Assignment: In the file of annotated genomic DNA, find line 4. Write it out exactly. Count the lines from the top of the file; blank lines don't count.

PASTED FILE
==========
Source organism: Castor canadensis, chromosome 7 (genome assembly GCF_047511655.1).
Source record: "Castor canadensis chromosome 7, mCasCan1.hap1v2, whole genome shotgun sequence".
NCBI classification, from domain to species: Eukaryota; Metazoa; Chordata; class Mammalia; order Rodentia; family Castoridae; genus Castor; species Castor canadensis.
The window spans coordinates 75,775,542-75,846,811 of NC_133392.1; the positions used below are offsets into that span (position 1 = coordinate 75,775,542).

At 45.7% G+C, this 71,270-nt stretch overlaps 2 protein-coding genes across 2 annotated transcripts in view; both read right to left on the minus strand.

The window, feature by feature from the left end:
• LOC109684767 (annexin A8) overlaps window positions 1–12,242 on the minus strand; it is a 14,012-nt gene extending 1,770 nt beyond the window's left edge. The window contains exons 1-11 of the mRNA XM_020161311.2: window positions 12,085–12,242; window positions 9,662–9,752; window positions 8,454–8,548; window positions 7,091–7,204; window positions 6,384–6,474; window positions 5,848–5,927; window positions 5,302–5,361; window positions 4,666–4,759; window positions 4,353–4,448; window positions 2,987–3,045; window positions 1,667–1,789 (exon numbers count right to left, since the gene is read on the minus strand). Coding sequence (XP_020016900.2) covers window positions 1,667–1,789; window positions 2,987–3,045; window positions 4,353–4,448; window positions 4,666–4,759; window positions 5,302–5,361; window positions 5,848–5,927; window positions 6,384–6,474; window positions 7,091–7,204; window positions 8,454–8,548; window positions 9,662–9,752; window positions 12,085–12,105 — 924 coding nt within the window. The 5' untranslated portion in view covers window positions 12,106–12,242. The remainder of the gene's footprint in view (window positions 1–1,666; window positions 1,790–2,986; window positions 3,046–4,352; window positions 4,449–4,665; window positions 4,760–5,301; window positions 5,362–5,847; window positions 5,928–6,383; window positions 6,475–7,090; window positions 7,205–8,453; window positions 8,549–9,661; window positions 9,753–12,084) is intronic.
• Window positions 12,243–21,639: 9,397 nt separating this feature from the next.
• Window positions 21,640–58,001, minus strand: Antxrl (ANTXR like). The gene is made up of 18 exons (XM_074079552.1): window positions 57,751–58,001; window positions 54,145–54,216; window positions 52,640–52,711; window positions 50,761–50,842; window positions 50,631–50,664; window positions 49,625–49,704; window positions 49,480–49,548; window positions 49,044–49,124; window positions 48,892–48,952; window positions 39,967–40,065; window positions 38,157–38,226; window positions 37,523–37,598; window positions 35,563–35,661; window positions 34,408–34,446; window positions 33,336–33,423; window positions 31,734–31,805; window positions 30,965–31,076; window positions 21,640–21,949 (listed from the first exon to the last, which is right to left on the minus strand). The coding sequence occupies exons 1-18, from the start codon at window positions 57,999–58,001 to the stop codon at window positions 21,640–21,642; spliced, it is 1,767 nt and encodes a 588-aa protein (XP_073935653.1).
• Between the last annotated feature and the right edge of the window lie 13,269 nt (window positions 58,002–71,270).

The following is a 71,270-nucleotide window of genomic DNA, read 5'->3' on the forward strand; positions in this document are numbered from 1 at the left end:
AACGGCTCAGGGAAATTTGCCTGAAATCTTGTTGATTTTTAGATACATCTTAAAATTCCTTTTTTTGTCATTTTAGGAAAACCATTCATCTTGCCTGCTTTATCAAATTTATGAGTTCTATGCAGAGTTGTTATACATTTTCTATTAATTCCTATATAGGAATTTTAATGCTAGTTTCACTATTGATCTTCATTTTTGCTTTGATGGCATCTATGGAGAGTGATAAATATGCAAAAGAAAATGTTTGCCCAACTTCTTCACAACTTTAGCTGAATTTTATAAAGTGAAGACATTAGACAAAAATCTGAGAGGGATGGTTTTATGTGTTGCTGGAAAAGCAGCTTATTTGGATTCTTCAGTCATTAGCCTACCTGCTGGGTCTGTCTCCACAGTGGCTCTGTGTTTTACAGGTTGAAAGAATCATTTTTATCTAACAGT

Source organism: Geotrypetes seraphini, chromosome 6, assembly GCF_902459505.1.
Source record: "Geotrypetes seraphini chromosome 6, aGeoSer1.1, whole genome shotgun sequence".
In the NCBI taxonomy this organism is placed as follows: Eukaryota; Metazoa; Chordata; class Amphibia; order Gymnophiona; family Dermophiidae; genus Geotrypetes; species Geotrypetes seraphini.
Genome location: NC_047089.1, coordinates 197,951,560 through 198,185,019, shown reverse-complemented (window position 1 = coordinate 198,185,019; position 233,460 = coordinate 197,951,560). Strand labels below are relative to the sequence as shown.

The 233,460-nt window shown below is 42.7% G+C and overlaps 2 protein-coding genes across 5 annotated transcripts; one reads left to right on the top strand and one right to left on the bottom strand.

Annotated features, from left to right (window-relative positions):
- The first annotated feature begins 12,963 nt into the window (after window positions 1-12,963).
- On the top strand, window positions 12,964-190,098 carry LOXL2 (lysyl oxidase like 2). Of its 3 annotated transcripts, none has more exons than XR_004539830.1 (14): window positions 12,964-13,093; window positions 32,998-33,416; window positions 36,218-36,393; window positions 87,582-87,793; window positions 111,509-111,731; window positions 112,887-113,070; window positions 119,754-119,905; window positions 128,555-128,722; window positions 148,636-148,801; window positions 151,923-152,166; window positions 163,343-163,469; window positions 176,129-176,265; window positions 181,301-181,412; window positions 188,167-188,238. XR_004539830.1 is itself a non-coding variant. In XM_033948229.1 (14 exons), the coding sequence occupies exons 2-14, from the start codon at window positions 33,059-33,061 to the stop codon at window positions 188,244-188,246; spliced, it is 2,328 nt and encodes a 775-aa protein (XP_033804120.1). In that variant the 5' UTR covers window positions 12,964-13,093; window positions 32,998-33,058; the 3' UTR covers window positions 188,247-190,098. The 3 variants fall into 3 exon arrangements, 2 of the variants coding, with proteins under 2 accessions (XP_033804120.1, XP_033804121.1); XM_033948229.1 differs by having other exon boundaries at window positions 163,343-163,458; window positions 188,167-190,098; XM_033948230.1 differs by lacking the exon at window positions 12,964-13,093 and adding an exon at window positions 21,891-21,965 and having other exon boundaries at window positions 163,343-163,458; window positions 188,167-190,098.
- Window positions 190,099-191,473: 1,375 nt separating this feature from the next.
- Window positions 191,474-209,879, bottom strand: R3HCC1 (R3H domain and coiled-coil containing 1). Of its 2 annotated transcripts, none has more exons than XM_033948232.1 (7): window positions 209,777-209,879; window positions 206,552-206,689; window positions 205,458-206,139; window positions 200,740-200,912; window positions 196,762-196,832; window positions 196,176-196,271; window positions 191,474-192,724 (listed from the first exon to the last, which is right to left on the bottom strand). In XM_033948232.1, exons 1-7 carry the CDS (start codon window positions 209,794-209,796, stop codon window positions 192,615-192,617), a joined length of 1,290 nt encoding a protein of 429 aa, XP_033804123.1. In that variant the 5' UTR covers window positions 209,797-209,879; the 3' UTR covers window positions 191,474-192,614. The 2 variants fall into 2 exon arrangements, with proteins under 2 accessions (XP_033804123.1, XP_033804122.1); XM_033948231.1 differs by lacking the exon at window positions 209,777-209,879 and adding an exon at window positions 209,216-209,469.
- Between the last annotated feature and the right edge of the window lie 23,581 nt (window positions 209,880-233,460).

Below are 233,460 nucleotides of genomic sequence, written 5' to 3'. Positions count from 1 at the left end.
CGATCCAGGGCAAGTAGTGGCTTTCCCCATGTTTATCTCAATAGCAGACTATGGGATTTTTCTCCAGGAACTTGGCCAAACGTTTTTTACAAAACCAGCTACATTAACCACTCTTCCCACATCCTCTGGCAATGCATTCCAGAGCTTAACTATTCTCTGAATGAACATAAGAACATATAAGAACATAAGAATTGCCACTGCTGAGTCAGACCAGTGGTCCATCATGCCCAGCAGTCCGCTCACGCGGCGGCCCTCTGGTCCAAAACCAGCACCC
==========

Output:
The window spans coordinates 75,775,542-75,846,811 of NC_133392.1; the positions used below are offsets into that span (position 1 = coordinate 75,775,542).